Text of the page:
Tampa residents decry sky-high water bills
If you live in New Tampa, Lake Magdelene or Dana Shores, you may have seen your water bill skyrocket in recent weeks. Some residents from those areas are livid that they’re being asked to bay several times what they normally pay, and they took their troubles to city hall.
Katherine Inglis lives in Tampa Palms. She said her water bill has skyrocketed inexplicably.
"There are only two people living in my home. Our average water bill every month is anywhere from $150 to $220. In November I got a bill for $505.60."
She said she called the city water department to find out possible causes of that high bill, but the utility found no internal or external leaks. She said the finding didn’t stop the next month’s bill from climbing even higher.
"So then my next bill in December was an estimate for $169.27 and I thought 'oh good, I got everything corrected, everything's back on track and I'm doing fine'. Then I get my bill for January and it's $1043.85. My usage is the same, nothing has changed."
Inglis was one of dozens who’ve seen a drastic jump in their water bill. Middleton High School, which racks up an average $16,000 per month in water bills, saw that number jump to $65,000 for December. Today, the city said the increase was due to a leak. Most of those on City Council, like Mary Mulhern, appeared sympathetic.
"If I got a cell phone bill that told me I was on my cell phone for all these minutes and I know I wasn't, I would be able to work with my cell phone company and figure out what was wrong so the city needs to work with our customers and figure out what the problem is and maybe City Council will have to, if we can't get them to do that responsibly then maybe we'll just have to reduce the rates enough that your bill that's ten times as much as it was goes down to what it should reasonably be."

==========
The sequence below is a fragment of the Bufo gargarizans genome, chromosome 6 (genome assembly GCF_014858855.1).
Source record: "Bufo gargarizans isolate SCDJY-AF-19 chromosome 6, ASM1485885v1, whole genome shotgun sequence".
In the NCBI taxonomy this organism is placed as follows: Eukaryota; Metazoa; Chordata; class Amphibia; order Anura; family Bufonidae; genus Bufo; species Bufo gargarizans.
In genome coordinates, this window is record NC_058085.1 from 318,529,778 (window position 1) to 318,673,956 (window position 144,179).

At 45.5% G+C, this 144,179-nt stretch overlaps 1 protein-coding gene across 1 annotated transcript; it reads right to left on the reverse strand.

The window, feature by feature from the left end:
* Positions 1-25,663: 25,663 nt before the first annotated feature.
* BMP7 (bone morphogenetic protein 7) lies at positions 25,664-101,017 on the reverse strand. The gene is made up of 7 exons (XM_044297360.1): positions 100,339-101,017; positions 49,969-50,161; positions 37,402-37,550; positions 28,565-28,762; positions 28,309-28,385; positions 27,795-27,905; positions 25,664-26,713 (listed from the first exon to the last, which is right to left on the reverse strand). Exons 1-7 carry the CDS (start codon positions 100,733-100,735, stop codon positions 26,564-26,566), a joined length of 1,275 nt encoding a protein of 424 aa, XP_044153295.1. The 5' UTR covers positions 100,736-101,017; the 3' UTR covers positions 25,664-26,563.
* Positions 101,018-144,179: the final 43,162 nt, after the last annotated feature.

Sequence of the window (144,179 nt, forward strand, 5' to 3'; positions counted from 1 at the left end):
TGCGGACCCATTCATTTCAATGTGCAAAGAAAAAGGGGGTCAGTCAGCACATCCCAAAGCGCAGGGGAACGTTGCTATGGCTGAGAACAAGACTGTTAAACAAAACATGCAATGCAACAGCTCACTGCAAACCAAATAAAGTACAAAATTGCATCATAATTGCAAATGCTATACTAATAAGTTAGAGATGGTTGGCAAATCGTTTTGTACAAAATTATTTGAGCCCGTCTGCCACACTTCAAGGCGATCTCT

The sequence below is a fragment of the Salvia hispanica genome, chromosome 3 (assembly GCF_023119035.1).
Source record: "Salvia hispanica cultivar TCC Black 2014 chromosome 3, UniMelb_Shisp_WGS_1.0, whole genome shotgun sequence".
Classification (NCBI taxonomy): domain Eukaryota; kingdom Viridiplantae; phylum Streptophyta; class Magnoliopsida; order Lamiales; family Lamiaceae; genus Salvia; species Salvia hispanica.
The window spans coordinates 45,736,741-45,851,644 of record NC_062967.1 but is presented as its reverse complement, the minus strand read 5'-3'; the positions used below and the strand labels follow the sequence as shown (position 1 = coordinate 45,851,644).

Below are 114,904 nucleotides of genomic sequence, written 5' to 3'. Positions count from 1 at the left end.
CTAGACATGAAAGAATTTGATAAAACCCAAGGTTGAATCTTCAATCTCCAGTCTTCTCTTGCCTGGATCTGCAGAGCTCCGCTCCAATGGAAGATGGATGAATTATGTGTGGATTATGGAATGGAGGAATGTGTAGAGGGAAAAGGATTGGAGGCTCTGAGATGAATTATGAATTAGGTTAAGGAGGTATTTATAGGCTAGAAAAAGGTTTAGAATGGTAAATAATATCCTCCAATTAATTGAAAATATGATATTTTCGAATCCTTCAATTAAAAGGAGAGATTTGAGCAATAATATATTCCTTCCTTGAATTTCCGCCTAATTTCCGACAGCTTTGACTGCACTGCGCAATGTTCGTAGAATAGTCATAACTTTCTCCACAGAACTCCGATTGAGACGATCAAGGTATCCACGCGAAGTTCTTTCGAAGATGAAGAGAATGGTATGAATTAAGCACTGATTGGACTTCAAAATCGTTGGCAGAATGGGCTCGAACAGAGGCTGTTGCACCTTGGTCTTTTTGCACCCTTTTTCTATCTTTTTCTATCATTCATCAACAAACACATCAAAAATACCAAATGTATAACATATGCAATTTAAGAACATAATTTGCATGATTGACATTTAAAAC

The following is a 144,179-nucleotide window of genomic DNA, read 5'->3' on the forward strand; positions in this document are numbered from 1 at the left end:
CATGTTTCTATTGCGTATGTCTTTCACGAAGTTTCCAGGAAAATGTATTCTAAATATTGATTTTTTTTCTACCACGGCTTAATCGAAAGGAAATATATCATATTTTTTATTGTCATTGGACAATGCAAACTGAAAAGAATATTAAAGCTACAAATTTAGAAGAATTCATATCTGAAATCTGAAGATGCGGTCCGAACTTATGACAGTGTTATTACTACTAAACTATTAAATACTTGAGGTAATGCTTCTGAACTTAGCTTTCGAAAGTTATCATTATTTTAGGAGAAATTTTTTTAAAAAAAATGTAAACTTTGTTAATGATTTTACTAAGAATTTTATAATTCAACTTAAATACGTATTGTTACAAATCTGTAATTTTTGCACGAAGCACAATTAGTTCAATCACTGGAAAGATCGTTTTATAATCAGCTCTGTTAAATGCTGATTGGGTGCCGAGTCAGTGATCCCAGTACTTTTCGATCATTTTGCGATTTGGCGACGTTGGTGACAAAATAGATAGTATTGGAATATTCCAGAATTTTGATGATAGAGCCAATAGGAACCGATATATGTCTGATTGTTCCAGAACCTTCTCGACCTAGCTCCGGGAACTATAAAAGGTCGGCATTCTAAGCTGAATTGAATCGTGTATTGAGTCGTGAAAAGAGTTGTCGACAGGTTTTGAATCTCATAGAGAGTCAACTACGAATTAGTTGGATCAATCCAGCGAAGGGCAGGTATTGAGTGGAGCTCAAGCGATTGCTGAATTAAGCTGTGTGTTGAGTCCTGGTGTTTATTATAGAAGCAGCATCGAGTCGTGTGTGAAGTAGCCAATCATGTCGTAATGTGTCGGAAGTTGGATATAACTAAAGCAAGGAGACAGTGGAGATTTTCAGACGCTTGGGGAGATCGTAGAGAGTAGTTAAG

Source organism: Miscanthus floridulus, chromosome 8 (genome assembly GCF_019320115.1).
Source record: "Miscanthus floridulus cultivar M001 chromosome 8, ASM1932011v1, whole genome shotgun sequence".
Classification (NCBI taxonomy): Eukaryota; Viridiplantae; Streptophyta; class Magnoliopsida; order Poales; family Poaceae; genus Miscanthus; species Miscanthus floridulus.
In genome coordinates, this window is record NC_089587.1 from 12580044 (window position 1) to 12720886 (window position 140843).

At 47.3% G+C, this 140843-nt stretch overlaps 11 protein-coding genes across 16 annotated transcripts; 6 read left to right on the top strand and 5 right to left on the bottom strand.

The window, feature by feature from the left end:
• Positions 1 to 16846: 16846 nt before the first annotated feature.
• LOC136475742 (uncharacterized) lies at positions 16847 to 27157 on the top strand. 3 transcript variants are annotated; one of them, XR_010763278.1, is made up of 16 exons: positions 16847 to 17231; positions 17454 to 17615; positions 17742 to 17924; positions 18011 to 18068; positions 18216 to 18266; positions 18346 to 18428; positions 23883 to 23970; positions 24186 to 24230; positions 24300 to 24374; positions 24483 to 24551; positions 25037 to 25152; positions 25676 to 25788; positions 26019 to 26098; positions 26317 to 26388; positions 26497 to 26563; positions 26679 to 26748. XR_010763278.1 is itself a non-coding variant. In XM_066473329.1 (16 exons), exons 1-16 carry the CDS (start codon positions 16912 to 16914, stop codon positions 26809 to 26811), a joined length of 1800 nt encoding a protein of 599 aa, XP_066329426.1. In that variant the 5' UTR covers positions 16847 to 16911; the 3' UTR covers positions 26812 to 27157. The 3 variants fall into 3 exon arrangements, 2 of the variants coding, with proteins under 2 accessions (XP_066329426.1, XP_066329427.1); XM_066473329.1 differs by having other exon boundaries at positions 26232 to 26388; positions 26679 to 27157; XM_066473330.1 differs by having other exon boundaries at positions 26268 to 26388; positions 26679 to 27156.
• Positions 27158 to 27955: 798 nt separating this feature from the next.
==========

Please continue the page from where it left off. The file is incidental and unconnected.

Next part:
Council member Charlie Miranda said lowering water rates may seem like an easy answer, but it might have unintended consequences.
"What happens to the breakage of the pipes underground? How do you repair them? What happens to the 40 miles a year that we're doing to bring the system up that's 80 to 100 years old? What happens then? What happens to your agreement with SWFWMD to have certain tiers? What happens then? Right now, you don't have to believe me, the city of Tampa's got one of the lowest rates, if not the lowest rates in the whole West coast of Florida, all of it."
Council Chair Tom Scott apologized to those in the audience who came to testify over the high bills, but said water rates aren’t exactly within the city council’s purview.
"I don't understand how over 200 or 300 people can have the same problem at the same time. We do not have any direct jurisdiction over the administration, the mayor's office."
Water Department Director Brad Baird said the utility wants to be fair, and doesn’t want to cut of service for those who can’t pay an exorbitant water bill, but his department can justify higher bills for a majority of users.
"The bottom line or the total on leaked, it's 87 percent of the cases that we've been out on, we have found leaks. 87 percent, 27 out of the 31 we have found leaks. In at least 1, maybe 2 of the cases the customer admitted to overwatering."
A resident name Cheri, who would not give her last name, said when one crunches the numbers, the utility’s math doesn’t add up.
"The city council members have a hand on trying to look into it, but they cannot take the water department at their word right now. The water department really comes out, they look and say 'your sprinkler system is leaking however, with a sprinkler system, you can only push so much water through that pipe. Once again, when you do the math, it doesn't come out right. The City Council needs more data in front of them."
The Council voted to look into the issue further, and has asked that city staff to take a closer look at the higher bills.comments powered by Disqus